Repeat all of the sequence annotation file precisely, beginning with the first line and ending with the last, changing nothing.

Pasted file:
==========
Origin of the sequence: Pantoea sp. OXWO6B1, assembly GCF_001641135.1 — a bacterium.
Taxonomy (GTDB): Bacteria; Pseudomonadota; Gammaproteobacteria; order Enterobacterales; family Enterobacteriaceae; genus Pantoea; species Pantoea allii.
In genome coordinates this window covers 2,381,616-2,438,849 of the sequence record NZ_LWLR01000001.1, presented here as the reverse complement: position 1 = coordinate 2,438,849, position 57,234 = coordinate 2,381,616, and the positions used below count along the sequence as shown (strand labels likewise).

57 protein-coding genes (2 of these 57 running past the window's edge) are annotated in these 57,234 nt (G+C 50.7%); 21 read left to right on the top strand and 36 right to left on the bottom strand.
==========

Origin of the sequence: Pantoea sp. OXWO6B1, assembly GCF_001641135.1 — a bacterium.
Taxonomy (GTDB): Bacteria; Pseudomonadota; Gammaproteobacteria; order Enterobacterales; family Enterobacteriaceae; genus Pantoea; species Pantoea allii.
In genome coordinates this window covers 2,381,616-2,438,849 of the sequence record NZ_LWLR01000001.1, presented here as the reverse complement: position 1 = coordinate 2,438,849, position 57,234 = coordinate 2,381,616, and the positions used below count along the sequence as shown (strand labels likewise).

57 protein-coding genes (2 of these 57 running past the window's edge) are annotated in these 57,234 nt (G+C 50.7%); 21 read left to right on the top strand and 36 right to left on the bottom strand.